When Holocaust victim, Karolina Cohn, was about to be led to the gas chambers, she left her pendant, one very similar to a pendant Anne Frank used to wear, under the floor boards. After it was discovered decades later, this pendant reunited many of Cohn’s relatives from around the world.
Recently, these long-lost relatives were able to attend her family’s memorial service, where Cohn and her sister, Gitta, and her parents, Richard and Else Cohn, were honored with “stumbling stones.” These stones are laid across Europe in memory of Holocaust victims, placed between cobblestones near where the person used to live or work.
The discovery of the pendant set off genealogical research by Jerusalem- based entrepreneur Chaim Motzen, who swiftly managed to trace the surviving members of Karolina’s family…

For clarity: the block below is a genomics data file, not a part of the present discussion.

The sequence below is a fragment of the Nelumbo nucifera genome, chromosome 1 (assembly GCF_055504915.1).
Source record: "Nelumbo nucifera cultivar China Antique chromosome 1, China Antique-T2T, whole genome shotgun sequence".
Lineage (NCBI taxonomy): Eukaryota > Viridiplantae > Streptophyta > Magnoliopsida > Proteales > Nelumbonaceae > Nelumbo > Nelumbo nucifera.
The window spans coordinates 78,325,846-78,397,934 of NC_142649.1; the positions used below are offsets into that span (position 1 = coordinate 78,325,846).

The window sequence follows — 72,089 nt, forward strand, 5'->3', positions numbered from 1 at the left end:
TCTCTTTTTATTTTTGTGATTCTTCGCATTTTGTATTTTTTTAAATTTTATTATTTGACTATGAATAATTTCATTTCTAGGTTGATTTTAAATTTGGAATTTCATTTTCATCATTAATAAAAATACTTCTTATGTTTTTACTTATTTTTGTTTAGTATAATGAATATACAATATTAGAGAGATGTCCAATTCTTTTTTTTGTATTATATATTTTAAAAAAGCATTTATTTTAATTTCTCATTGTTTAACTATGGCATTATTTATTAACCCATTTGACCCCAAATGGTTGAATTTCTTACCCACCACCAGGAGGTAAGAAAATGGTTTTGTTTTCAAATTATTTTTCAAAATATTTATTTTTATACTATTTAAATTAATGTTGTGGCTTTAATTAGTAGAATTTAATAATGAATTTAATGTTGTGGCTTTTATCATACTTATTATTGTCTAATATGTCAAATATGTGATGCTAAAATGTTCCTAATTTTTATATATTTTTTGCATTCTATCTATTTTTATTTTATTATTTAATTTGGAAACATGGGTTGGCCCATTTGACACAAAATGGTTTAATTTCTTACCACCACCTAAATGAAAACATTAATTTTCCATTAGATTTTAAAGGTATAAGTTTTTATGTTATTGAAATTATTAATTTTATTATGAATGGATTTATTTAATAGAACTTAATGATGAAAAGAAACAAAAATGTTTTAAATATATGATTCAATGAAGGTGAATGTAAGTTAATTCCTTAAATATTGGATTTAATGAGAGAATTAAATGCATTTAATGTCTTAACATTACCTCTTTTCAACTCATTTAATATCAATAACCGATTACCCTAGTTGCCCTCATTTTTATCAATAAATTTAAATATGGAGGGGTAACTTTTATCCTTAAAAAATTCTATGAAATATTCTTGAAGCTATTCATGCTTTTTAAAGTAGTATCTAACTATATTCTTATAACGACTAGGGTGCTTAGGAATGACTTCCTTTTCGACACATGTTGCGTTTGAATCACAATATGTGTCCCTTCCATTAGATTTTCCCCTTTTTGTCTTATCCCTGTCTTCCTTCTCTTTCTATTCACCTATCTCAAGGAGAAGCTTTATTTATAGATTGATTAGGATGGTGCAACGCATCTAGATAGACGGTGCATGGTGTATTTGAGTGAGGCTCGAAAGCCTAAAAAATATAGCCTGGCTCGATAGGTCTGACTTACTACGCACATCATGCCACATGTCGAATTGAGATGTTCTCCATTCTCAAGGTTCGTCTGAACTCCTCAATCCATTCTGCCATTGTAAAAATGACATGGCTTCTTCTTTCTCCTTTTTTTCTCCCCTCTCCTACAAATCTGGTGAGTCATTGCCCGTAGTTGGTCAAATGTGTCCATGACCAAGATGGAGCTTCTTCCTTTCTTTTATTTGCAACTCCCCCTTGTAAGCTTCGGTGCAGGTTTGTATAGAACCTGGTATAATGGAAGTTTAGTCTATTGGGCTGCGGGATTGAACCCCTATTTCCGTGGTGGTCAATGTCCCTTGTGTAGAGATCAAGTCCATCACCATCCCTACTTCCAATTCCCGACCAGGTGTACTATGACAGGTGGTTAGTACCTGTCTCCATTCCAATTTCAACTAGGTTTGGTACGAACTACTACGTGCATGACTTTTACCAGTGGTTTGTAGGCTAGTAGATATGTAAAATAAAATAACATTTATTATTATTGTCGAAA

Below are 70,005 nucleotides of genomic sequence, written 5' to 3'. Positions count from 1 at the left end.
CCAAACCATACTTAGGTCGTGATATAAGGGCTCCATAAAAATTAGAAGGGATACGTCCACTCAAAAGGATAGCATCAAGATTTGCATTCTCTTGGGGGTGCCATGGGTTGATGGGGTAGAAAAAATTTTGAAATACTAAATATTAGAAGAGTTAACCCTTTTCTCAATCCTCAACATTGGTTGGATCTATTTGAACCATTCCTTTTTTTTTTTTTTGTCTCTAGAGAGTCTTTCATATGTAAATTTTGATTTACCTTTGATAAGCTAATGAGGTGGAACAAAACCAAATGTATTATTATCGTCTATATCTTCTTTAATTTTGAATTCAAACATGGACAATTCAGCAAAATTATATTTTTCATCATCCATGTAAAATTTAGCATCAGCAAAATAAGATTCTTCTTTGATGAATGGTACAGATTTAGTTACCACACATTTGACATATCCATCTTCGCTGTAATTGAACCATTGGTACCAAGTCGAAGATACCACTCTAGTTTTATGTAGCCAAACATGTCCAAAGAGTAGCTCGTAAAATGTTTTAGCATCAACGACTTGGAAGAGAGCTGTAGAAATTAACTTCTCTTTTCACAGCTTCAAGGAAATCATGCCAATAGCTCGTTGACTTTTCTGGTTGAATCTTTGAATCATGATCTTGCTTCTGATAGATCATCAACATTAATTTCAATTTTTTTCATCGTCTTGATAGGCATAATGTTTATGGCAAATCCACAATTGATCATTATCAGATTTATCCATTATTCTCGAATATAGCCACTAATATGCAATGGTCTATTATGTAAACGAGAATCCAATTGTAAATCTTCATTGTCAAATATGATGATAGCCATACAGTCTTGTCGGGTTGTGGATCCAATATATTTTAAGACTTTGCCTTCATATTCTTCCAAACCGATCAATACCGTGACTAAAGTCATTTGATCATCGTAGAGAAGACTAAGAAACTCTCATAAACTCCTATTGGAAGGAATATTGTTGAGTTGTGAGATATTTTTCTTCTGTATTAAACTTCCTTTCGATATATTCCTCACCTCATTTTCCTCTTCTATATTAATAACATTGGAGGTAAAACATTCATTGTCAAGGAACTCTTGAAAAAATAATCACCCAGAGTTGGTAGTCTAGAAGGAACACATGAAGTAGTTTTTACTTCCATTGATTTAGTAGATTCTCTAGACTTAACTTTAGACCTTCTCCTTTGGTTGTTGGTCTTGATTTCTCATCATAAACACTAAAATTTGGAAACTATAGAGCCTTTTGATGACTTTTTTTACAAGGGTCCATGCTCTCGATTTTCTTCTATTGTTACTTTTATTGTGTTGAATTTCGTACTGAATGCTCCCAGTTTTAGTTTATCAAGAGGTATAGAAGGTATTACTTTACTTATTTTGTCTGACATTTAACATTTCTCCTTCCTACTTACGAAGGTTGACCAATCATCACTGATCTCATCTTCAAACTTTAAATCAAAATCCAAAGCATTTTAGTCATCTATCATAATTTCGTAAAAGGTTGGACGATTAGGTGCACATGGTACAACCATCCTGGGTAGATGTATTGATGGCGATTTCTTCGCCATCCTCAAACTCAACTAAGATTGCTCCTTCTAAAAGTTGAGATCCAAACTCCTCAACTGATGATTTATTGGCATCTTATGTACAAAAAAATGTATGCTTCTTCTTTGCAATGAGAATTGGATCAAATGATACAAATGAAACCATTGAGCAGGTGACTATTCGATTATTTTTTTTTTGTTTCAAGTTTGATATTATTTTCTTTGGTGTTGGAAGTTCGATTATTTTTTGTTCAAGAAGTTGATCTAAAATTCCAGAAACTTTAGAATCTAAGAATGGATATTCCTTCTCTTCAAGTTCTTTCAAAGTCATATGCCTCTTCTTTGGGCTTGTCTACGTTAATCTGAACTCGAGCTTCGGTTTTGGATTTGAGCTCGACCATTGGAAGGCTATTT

“It’s really amazing to be here in her [Karolina’s] hometown and to feel her presence, that she walked on these streets,” said Molly Bruckman, great-granddaughter of Richard Cohn’s brother, Sigmund Bruckmann.
Molly Bruckman’s cousin Cynthia Bruckman said she was moved to tears by the ceremony, which was sponsored by the Claims Conference, which also funds the Yad Vashem database that enabled the researchers to find the pendant’s owner.
Bruckman said she was particularly touched by the words of Greg Schneider, executive vice president of the Claims Conference, who spoke of the family’s “sacred obligation” to remember Cohn.
“Sometimes, I imagine that Karolina dropped it purposefully between the floorboards as she prepared for death, hoping that clue would survive even if she didn’t,” Schneider told the gathering.